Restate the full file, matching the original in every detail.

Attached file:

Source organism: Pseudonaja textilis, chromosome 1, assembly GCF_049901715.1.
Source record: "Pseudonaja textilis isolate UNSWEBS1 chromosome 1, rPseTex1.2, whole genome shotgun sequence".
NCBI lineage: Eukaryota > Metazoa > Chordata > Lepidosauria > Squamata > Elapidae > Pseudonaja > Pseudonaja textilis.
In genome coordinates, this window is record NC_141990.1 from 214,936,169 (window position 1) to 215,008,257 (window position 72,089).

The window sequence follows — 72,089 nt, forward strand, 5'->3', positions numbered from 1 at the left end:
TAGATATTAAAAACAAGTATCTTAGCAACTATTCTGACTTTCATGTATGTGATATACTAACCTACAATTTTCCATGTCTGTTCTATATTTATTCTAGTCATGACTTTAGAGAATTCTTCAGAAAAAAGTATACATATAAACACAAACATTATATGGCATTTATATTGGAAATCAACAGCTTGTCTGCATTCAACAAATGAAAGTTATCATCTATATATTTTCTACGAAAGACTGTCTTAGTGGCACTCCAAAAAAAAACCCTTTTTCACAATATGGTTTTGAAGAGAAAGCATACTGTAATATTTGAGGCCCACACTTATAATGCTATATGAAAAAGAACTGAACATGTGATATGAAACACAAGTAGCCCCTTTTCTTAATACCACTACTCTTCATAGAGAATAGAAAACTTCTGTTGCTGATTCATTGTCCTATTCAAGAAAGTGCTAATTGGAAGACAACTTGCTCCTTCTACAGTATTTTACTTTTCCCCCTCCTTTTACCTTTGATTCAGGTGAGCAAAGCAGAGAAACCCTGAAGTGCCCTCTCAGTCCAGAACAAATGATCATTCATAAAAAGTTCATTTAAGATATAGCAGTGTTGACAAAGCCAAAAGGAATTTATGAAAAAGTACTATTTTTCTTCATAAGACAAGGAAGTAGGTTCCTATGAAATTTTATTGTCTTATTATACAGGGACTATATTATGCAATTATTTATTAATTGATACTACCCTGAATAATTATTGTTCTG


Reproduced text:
Source organism: Pseudonaja textilis, chromosome 1, assembly GCF_049901715.1.
Source record: "Pseudonaja textilis isolate UNSWEBS1 chromosome 1, rPseTex1.2, whole genome shotgun sequence".
NCBI lineage: Eukaryota > Metazoa > Chordata > Lepidosauria > Squamata > Elapidae > Pseudonaja > Pseudonaja textilis.
In genome coordinates, this window is record NC_141990.1 from 214,936,169 (window position 1) to 215,008,257 (window position 72,089).

The window sequence follows — 72,089 nt, forward strand, 5'->3', positions numbered from 1 at the left end:
TAGATATTAAAAACAAGTATCTTAGCAACTATTCTGACTTTCATGTATGTGATATACTAACCTACAATTTTCCATGTCTGTTCTATATTTATTCTAGTCATGACTTTAGAGAATTCTTCAGAAAAAAGTATACATATAAACACAAACATTATATGGCATTTATATTGGAAATCAACAGCTTGTCTGCATTCAACAAATGAAAGTTATCATCTATATATTTTCTACGAAAGACTGTCTTAGTGGCACTCCAAAAAAAAACCCTTTTTCACAATATGGTTTTGAAGAGAAAGCATACTGTAATATTTGAGGCCCACACTTATAATGCTATATGAAAAAGAACTGAACATGTGATATGAAACACAAGTAGCCCCTTTTCTTAATACCACTACTCTTCATAGAGAATAGAAAACTTCTGTTGCTGATTCATTGTCCTATTCAAGAAAGTGCTAATTGGAAGACAACTTGCTCCTTCTACAGTATTTTACTTTTCCCCCTCCTTTTACCTTTGATTCAGGTGAGCAAAGCAGAGAAACCCTGAAGTGCCCTCTCAGTCCAGAACAAATGATCATTCATAAAAAGTTCATTTAAGATATAGCAGTGTTGACAAAGCCAAAAGGAATTTATGAAAAAGTACTATTTTTCTTCATAAGACAAGGAAGTAGGTTCCTATGAAATTTTATTGTCTTATTATACAGGGACTATATTATGCAATTATTTATTAATTGATACTACCCTGAATAATTATTGTTCTG